The first two can be easily specified. A single handler function will be a line with just a resource pattern and the resource name, such as /page/faq FaqR. In this case, the handler function must be named handleFaqR.

A separate handler for each request method will be the same, plus a list of request methods. The request methods must be all capital letters. For example, /person/#String PersonR GET POST DELETE. In this case, you would need to define three handler functions: getPersonR, postPersonR and deletePersonR.

Subsites are a very useful— but more complicated— topic in Yesod. We will cover writing subsites later, but using them is not too difficult. The most commonly used subsite is the static subsite, which serves static files for your application. In order to serve static files from /static, you would need a resource line like:

/static StaticR Static getStatic

In this line, /static just says where in your URL structure to serve the static files from. There is nothing magical about the word static, you could easily replace it with /my/non-dynamic/files.

The next word, StaticR, gives the resource name. The next two words specify that we are using a subsite. Static is the name of the subsite foundation datatype, and getStatic is a function that gets a Static value from a value of your master foundation datatype.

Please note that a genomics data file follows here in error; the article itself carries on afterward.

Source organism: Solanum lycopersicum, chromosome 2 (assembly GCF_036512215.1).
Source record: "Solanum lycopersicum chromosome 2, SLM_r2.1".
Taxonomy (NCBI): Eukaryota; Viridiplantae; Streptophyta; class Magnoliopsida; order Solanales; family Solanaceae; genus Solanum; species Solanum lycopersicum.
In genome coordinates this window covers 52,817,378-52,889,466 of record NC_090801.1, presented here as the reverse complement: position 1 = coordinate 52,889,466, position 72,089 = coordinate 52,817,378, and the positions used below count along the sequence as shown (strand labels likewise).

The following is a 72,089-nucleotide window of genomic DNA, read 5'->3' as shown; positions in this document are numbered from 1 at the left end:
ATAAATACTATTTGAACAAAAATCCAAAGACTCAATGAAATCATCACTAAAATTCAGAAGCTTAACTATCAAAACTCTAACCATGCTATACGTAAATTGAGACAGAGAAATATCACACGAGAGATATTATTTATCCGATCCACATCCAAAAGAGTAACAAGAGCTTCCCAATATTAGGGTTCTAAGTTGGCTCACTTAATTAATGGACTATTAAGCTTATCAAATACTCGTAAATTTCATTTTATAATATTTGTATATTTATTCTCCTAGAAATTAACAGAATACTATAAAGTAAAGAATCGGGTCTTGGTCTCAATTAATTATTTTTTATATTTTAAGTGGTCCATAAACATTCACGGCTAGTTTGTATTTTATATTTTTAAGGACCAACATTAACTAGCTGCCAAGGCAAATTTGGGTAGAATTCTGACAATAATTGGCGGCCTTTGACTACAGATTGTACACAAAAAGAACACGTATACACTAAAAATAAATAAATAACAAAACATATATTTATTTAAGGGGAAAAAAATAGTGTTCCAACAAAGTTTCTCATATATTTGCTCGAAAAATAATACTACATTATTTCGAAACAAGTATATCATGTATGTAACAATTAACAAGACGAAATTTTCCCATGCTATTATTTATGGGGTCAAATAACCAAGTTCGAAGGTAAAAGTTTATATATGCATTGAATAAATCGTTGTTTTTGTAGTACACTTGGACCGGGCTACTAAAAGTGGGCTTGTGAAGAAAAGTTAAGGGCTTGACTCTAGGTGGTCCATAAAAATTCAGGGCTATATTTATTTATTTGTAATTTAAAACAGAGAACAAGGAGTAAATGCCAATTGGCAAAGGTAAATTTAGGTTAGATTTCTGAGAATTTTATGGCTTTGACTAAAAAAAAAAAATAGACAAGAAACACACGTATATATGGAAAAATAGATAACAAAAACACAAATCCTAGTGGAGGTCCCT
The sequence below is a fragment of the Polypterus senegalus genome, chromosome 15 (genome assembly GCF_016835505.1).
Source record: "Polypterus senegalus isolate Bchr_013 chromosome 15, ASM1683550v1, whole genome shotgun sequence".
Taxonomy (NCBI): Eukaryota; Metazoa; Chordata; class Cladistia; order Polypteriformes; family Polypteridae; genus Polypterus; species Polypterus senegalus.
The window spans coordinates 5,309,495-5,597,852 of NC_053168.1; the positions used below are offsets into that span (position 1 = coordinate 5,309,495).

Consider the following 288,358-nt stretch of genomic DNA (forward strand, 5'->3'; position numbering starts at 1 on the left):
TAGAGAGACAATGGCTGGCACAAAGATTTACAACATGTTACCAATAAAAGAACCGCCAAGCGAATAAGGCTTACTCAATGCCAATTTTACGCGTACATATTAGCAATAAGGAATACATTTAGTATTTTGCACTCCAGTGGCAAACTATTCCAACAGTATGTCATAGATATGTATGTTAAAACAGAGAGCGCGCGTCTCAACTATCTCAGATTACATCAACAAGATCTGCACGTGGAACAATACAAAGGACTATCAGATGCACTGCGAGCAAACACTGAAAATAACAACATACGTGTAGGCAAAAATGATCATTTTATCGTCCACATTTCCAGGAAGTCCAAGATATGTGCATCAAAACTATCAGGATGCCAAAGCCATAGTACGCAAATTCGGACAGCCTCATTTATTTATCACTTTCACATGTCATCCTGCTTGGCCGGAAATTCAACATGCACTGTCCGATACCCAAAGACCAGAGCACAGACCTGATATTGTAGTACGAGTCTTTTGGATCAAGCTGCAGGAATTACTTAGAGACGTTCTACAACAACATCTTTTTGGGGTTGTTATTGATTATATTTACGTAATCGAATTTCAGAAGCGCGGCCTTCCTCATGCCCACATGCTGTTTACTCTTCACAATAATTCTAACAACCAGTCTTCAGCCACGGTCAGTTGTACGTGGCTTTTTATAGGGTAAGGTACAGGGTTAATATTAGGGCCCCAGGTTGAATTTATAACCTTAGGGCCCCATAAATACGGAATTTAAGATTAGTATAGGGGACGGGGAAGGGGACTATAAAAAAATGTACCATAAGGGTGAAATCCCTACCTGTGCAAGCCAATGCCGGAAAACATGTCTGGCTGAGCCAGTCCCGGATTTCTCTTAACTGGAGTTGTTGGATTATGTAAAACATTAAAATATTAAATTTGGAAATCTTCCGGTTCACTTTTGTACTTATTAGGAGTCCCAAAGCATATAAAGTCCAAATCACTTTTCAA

Let’s not get too caught up in the details of subsites now. We will look more closely at the static subsite in the scaffolded site chapter.


Once you have specified your routes, Yesod will take care of all the pesky details of URL dispatch for you. You just need to make sure to provide the appropriate handler functions. For subsite routes, you do not need to write any handler functions, but you do for the other two. We mentioned the naming rules above (MyHandlerR GET becomes getMyHandlerR, MyOtherHandlerR becomes handleMyOtherHandlerR).

Now that we know which functions we need to write, let’s figure out what their type signatures should be.

Return Type

Let’s look at a simple handler function:

mkYesod "Simple" [parseRoutes|
/ HomeR GET

getHomeR :: Handler Html
getHomeR = defaultLayout [whamlet|<h1>This is simple|]

There are two components to this return type: Handler and Html. Let’s analyze each in more depth.

Handler monad

Like the Widget type, the Handler data type is not defined anywhere in the Yesod libraries. Instead, the libraries provide the data type: